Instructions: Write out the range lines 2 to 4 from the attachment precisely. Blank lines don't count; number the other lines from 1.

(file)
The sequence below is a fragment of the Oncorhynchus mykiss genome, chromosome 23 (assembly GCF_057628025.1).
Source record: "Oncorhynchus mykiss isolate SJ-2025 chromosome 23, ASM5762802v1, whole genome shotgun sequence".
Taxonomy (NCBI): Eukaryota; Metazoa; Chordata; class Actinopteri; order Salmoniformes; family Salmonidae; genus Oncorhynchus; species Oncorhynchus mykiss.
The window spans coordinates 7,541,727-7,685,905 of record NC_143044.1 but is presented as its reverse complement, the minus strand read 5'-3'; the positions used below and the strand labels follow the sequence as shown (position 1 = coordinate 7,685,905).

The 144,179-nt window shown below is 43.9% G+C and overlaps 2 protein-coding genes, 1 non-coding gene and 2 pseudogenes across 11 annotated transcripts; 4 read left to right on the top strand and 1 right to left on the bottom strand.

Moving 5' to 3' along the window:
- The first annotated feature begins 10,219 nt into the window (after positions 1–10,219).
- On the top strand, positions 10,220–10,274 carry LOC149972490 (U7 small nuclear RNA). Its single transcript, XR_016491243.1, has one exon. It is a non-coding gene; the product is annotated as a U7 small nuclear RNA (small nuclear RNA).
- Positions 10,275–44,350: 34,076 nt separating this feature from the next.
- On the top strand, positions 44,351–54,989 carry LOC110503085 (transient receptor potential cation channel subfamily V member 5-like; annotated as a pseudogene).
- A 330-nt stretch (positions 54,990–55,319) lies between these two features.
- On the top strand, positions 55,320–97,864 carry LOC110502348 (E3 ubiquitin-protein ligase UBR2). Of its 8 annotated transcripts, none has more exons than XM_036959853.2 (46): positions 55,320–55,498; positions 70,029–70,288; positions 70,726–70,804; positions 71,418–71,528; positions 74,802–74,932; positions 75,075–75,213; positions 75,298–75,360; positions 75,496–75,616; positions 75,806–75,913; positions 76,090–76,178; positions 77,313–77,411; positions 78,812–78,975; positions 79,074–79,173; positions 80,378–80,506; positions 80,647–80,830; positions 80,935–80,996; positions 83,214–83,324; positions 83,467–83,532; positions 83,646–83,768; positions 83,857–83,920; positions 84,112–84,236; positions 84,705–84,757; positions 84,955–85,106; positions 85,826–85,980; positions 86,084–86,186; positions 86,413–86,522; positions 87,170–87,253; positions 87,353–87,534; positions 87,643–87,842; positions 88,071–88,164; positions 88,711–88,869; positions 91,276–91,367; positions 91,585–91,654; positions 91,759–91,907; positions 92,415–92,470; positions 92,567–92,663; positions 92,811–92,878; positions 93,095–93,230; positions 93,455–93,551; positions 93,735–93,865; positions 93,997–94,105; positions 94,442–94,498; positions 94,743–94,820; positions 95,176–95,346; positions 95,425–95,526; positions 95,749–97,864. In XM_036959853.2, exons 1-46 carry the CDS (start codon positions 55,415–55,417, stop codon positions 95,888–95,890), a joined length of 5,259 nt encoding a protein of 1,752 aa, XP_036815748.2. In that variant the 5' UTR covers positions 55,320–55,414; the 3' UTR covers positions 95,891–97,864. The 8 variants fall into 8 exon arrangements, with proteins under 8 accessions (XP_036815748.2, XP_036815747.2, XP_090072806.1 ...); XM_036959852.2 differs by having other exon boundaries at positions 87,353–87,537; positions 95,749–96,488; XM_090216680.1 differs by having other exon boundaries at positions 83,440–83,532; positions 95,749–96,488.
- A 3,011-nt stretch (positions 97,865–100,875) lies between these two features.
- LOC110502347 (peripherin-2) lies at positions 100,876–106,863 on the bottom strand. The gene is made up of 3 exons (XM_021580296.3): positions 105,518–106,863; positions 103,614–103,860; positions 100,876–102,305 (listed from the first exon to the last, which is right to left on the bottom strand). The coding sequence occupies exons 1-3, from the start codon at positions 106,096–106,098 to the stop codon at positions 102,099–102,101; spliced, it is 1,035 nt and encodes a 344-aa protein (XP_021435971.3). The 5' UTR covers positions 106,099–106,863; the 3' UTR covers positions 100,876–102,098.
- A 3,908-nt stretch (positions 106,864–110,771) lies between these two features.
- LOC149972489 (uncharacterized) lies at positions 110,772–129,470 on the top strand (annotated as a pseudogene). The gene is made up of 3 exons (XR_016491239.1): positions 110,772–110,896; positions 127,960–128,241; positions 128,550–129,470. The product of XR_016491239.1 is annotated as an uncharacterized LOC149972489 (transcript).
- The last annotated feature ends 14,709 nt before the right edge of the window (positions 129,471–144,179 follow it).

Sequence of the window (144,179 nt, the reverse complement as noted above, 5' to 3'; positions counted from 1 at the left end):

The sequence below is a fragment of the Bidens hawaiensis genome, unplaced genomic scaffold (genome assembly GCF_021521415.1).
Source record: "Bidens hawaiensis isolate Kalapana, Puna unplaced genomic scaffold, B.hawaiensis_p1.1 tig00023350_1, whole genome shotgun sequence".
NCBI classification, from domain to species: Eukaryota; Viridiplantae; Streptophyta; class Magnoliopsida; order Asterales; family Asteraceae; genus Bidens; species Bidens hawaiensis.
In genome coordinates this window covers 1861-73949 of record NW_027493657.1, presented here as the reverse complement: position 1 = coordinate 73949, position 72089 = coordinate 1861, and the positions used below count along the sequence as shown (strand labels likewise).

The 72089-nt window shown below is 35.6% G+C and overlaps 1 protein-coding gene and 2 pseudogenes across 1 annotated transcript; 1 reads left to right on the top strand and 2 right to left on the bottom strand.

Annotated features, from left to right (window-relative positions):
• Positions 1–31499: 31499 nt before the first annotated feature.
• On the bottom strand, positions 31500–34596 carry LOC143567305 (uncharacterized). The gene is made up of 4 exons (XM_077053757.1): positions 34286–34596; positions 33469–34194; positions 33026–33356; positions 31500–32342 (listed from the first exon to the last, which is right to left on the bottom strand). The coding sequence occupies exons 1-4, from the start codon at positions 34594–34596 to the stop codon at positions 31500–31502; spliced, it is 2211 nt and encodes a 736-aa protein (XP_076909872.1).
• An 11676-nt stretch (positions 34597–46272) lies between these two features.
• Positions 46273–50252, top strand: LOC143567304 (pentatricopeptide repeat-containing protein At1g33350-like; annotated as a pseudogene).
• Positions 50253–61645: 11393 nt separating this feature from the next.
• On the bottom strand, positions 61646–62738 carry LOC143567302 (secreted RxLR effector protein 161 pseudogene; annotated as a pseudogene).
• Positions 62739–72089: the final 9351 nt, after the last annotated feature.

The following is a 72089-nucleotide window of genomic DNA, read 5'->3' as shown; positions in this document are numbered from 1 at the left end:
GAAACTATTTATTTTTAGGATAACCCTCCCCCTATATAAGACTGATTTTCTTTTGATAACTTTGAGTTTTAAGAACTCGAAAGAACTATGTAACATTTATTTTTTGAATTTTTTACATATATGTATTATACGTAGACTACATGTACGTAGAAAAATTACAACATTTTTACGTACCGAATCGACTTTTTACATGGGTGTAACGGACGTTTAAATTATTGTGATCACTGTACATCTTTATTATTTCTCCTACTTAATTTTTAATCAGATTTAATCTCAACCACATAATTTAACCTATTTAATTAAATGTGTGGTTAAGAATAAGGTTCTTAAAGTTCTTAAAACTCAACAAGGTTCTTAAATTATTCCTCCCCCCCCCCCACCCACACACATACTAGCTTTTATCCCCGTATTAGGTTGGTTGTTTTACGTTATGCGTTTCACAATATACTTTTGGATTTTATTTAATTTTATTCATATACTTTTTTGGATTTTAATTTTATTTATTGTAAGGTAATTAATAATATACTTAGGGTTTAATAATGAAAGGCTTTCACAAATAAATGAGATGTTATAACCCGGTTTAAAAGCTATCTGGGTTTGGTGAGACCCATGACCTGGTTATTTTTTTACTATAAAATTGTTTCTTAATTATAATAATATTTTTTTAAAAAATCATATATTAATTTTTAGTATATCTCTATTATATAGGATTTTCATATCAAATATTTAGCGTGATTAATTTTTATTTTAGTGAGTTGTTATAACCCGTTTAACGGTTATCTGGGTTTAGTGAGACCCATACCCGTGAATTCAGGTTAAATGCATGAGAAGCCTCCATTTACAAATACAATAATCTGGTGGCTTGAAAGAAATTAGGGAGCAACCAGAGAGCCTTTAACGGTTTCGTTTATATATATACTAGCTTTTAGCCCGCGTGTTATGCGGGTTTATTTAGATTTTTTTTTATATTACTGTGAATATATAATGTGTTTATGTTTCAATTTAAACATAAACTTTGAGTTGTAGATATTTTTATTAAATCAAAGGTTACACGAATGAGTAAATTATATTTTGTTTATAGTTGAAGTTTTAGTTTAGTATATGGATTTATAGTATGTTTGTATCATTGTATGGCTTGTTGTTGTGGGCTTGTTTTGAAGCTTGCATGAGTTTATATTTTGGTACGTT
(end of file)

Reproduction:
Source record: "Oncorhynchus mykiss isolate SJ-2025 chromosome 23, ASM5762802v1, whole genome shotgun sequence".
Taxonomy (NCBI): Eukaryota; Metazoa; Chordata; class Actinopteri; order Salmoniformes; family Salmonidae; genus Oncorhynchus; species Oncorhynchus mykiss.
The window spans coordinates 7,541,727-7,685,905 of record NC_143044.1 but is presented as its reverse complement, the minus strand read 5'-3'; the positions used below and the strand labels follow the sequence as shown (position 1 = coordinate 7,685,905).